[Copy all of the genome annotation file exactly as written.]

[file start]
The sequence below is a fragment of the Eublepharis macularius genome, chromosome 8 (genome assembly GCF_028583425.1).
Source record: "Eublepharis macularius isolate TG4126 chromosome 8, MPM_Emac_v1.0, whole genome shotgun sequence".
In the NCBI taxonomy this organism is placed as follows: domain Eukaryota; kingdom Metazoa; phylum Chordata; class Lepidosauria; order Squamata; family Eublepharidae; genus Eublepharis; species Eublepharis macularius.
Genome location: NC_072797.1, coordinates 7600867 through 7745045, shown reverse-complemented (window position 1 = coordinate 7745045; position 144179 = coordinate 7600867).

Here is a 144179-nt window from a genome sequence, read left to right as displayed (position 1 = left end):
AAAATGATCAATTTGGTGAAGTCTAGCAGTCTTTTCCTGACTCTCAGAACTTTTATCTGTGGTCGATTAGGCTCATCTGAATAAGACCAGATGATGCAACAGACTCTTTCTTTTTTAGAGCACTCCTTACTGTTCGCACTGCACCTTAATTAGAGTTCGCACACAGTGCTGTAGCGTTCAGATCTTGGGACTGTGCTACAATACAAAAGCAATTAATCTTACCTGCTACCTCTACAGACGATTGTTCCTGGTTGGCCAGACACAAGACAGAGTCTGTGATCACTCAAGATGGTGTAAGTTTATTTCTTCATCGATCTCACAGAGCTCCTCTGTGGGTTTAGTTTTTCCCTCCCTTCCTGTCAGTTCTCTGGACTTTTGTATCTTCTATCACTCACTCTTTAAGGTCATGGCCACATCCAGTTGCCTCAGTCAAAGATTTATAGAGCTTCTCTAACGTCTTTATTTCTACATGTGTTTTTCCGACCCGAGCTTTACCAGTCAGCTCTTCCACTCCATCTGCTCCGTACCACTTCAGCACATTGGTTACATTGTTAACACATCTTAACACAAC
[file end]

The sequence below is a fragment of the Eublepharis macularius genome, chromosome 8 (genome assembly GCF_028583425.1).
Source record: "Eublepharis macularius isolate TG4126 chromosome 8, MPM_Emac_v1.0, whole genome shotgun sequence".
In the NCBI taxonomy this organism is placed as follows: domain Eukaryota; kingdom Metazoa; phylum Chordata; class Lepidosauria; order Squamata; family Eublepharidae; genus Eublepharis; species Eublepharis macularius.
Genome location: NC_072797.1, coordinates 7600867 through 7745045, shown reverse-complemented (window position 1 = coordinate 7745045; position 144179 = coordinate 7600867).

Here is a 144179-nt window from a genome sequence, read left to right as displayed (position 1 = left end):
AAAATGATCAATTTGGTGAAGTCTAGCAGTCTTTTCCTGACTCTCAGAACTTTTATCTGTGGTCGATTAGGCTCATCTGAATAAGACCAGATGATGCAACAGACTCTTTCTTTTTTAGAGCACTCCTTACTGTTCGCACTGCACCTTAATTAGAGTTCGCACACAGTGCTGTAGCGTTCAGATCTTGGGACTGTGCTACAATACAAAAGCAATTAATCTTACCTGCTACCTCTACAGACGATTGTTCCTGGTTGGCCAGACACAAGACAGAGTCTGTGATCACTCAAGATGGTGTAAGTTTATTTCTTCATCGATCTCACAGAGCTCCTCTGTGGGTTTAGTTTTTCCCTCCCTTCCTGTCAGTTCTCTGGACTTTTGTATCTTCTATCACTCACTCTTTAAGGTCATGGCCACATCCAGTTGCCTCAGTCAAAGATTTATAGAGCTTCTCTAACGTCTTTATTTCTACATGTGTTTTTCCGACCCGAGCTTTACCAGTCAGCTCTTCCACTCCATCTGCTCCGTACCACTTCAGCACATTGGTTACATTGTTAACACATCTTAACACAAC